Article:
My client has received a personal injury settlement. How do I determine if an MSA is required?
by: Begley Admin
Not all cases require a Medicare Set-Aside Arrangement. It is important for personal injury attorneys to understand when a set aside is required and when it is not. While the MSA protects the client and the personal injury attorney, it does reduce the pool of money available from the settlement to be used by the client for other purposes. Therefore, the goal is always to avoid establishing an MSA, if prudently possible. Here are some important considerations:
• No Future Care Related to Injury. The theory is that it is not fair for a plaintiff in a personal injury action to receive money from the defendant to pay for future medical care, pocket that money, and send the bill for the future medical care to Medicare. However, if it is anticipated there will not be future medical care related to the injury, then no MSA is required. A letter from the treating physician can be obtained and filed. In situations where future medical bills related to the injury are anticipated, this strategy is not helpful.
• Medicare Beneficiary. Is the plaintiff in the lawsuit receiving Medicare? If not and if the client has no “reasonable expectation” of receiving Medicare within the next 30 months, then an MSA is not required. Clients do not always know whether they are receiving Medicare or Medicaid. It is helpful to ask the client to produce his or her medical card to make that determination and copy the card for the file.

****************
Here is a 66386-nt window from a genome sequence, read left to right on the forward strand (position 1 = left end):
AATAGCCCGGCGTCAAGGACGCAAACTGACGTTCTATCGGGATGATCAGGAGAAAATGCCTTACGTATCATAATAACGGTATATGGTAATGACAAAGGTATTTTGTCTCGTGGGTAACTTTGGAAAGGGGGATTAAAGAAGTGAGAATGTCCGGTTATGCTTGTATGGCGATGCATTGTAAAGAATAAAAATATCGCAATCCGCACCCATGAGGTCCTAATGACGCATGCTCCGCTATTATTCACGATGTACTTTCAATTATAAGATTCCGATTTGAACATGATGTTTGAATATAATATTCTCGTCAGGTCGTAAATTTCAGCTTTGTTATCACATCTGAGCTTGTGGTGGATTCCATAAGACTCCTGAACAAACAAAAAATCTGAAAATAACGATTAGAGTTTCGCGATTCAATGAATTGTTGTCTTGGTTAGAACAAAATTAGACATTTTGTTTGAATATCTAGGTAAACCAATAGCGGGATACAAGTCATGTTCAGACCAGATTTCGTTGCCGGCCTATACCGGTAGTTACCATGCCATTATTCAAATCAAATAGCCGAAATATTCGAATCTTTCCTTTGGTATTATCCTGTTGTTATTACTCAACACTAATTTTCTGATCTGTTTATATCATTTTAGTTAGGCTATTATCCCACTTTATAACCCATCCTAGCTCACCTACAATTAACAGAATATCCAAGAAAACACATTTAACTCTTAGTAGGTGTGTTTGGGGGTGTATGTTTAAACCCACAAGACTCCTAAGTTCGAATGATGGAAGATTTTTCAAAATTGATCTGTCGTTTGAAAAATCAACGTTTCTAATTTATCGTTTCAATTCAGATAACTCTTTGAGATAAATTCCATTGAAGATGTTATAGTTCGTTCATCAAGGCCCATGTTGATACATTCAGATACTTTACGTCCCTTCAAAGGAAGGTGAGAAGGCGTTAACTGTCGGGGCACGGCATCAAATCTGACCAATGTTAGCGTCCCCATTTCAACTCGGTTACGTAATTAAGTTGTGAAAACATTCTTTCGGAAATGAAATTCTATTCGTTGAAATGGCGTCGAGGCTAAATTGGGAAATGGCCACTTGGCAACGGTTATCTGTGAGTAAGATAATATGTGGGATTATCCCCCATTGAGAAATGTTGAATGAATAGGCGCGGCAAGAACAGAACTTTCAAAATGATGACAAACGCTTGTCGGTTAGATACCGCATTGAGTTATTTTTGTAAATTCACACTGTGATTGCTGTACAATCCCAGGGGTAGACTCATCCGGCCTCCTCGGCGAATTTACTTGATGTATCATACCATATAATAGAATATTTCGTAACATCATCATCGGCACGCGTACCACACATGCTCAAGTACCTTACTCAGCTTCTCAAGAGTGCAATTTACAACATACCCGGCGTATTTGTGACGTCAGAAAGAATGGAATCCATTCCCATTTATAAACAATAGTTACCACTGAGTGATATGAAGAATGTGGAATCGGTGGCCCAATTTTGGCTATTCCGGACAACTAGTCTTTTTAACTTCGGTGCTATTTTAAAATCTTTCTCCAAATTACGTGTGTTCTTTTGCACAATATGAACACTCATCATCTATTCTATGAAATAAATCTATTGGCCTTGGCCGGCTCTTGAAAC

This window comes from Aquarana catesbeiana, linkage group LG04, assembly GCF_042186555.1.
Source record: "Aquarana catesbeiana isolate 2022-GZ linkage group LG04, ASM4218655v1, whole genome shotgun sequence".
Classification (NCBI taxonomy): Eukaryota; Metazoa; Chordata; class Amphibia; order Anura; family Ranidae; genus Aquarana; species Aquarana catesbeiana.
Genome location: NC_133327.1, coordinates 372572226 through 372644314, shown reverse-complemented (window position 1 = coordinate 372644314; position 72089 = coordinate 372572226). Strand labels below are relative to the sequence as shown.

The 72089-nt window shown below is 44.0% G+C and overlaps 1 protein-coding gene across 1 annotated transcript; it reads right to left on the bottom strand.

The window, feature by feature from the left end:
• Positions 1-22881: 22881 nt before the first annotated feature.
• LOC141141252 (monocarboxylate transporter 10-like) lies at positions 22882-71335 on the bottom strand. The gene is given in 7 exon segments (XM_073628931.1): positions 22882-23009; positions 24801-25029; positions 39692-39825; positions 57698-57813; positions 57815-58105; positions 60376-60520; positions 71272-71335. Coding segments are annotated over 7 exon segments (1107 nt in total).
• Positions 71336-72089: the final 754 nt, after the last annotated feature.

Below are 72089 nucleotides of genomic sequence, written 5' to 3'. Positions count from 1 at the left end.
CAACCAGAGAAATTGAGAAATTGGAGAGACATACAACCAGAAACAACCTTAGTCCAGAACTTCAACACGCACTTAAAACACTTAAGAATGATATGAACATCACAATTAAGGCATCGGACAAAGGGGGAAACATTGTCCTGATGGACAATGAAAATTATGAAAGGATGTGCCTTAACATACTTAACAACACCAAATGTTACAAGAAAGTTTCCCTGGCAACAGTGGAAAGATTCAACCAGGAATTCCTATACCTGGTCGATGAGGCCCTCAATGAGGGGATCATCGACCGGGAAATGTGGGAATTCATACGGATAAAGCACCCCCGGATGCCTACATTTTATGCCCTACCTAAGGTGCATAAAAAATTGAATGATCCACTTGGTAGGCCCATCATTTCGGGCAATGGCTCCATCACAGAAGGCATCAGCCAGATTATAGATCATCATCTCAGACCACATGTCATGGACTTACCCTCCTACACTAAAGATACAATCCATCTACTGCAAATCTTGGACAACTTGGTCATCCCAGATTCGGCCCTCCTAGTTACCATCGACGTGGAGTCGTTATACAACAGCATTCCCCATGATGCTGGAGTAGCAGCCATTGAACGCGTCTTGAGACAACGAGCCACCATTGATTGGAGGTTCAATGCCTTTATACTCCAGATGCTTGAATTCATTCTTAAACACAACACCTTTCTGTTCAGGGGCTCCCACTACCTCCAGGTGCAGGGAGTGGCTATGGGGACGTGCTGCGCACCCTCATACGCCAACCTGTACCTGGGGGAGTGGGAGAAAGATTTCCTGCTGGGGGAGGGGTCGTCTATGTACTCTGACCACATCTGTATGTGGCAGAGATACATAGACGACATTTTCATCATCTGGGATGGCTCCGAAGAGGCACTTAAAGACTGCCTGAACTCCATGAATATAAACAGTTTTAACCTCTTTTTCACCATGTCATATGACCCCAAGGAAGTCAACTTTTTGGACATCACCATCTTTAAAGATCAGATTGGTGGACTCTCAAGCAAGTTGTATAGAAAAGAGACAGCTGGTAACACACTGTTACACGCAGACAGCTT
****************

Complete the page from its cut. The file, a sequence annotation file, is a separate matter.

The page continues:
• Reasonable Expectation. If a client is receiving SSDI, then he has a reasonable expectation of receiving Medicare within the next 30 months, because a person receiving SSI is automatically eligible for Medicare 24 months after the Determination of Disability. Clients often confuse SSI, SSDI, and Social Security Retirement Income. Social Security Retirement Income is based on age, and the age is dependent on the birth date of the recipient. SSI and SSDI are based on disability. Normally, if a client does not have a work history, he will be receiving SSI rather than SSDI. If a client does have a work history, he is likely receiving SSDI. In some cases, the client has a work history, but the amount of the entitlement based on that history is less than the minimum SSI payment. In those situations, the client would be receiving both SSI and SSDI. Clients receiving SSI usually receive Medicaid. Clients receiving SSDI receive Medicare. If a client receives both SSI and SSDI, he could also receive both Medicaid and Medicare. It is also possible for a client to receive SSDI through the work record of a retired, deceased, or disabled parent. Obtaining the proper paperwork is always essential.
Visit the Begley Law Group website at www.begleylawgroup.com for a Quickscreen/Questionnaire to determine whether an MSA is required.